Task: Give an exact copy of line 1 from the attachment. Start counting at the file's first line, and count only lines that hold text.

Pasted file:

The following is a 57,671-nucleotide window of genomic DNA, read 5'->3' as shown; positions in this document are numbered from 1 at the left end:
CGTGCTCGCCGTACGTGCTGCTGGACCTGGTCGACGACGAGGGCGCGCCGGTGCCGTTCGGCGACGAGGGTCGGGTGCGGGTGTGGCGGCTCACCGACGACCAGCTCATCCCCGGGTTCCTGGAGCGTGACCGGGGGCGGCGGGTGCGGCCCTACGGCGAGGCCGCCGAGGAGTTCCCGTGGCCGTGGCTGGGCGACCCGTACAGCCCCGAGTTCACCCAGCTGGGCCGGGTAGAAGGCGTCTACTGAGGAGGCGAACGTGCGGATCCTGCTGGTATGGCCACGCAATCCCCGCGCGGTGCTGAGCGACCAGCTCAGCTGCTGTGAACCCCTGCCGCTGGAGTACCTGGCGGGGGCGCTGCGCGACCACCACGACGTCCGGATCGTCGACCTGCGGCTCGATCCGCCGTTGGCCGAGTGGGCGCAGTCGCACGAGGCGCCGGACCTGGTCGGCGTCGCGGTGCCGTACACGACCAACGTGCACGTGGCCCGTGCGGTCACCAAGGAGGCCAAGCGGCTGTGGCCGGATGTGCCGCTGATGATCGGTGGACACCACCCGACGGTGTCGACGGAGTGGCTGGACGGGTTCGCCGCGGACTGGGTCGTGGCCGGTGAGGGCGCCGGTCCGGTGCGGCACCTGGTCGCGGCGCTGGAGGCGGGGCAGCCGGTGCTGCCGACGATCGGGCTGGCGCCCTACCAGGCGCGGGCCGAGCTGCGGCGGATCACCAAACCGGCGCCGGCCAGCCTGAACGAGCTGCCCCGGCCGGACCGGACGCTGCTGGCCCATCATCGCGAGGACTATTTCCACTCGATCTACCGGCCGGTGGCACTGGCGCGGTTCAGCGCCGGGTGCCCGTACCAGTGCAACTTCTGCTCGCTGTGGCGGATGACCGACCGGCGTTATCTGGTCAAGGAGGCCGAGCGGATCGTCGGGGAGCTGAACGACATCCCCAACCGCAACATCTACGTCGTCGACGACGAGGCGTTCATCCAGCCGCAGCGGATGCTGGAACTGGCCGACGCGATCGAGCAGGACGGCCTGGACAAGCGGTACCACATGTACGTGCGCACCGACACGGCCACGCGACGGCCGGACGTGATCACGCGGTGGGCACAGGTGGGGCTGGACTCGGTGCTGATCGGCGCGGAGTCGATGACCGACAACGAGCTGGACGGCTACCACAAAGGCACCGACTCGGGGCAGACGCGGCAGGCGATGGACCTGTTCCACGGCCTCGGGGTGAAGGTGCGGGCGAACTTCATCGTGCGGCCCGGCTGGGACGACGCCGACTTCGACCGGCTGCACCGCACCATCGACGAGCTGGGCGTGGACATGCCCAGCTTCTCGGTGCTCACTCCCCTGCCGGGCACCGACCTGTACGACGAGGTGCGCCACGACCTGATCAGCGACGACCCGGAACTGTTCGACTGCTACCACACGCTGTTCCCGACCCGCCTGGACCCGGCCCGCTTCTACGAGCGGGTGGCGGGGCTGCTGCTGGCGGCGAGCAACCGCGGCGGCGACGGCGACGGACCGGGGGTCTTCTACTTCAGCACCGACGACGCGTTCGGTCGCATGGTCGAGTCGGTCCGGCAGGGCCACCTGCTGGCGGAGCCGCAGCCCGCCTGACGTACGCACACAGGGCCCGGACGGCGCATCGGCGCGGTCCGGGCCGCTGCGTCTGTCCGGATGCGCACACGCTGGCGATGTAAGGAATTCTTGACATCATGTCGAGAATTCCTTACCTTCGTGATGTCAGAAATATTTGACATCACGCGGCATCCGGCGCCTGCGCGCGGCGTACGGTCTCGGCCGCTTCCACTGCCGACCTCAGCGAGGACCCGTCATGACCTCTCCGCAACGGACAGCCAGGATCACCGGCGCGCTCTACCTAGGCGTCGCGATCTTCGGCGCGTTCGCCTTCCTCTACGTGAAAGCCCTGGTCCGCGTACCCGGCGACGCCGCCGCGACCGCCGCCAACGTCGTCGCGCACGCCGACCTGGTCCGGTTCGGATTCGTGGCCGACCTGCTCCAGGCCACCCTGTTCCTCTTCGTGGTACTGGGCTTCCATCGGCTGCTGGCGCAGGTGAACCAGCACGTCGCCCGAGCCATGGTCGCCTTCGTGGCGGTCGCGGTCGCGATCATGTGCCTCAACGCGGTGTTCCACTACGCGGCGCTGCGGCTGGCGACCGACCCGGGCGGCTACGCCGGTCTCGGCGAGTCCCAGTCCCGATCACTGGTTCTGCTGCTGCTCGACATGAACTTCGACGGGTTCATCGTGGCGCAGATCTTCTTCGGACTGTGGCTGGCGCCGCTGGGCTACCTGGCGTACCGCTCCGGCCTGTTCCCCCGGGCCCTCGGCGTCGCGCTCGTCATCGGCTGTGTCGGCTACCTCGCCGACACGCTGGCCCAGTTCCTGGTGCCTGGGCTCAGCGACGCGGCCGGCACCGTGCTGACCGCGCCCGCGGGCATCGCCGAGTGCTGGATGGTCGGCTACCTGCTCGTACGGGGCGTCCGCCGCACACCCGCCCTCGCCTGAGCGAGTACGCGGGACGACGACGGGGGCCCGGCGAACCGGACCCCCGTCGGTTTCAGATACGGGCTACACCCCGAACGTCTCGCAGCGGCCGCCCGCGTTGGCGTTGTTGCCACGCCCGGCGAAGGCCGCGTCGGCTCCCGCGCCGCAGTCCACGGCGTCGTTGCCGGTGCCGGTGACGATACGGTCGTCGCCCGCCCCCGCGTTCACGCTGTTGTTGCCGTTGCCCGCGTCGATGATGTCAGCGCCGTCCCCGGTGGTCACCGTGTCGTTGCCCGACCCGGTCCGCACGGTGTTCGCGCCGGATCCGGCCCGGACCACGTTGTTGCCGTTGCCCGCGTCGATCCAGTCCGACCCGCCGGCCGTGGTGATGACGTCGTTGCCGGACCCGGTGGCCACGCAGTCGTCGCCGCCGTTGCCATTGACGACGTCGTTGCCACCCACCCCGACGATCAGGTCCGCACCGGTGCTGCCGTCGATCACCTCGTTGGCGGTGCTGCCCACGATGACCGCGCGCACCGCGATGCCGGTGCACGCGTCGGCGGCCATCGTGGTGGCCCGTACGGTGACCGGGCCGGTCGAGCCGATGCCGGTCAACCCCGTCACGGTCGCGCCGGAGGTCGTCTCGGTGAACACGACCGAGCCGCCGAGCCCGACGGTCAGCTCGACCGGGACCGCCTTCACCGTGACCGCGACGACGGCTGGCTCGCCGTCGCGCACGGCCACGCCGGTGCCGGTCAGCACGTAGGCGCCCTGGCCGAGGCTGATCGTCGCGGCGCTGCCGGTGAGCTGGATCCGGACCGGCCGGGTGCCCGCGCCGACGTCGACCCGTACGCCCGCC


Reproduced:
The following is a 57,671-nucleotide window of genomic DNA, read 5'->3' as shown; positions in this document are numbered from 1 at the left end: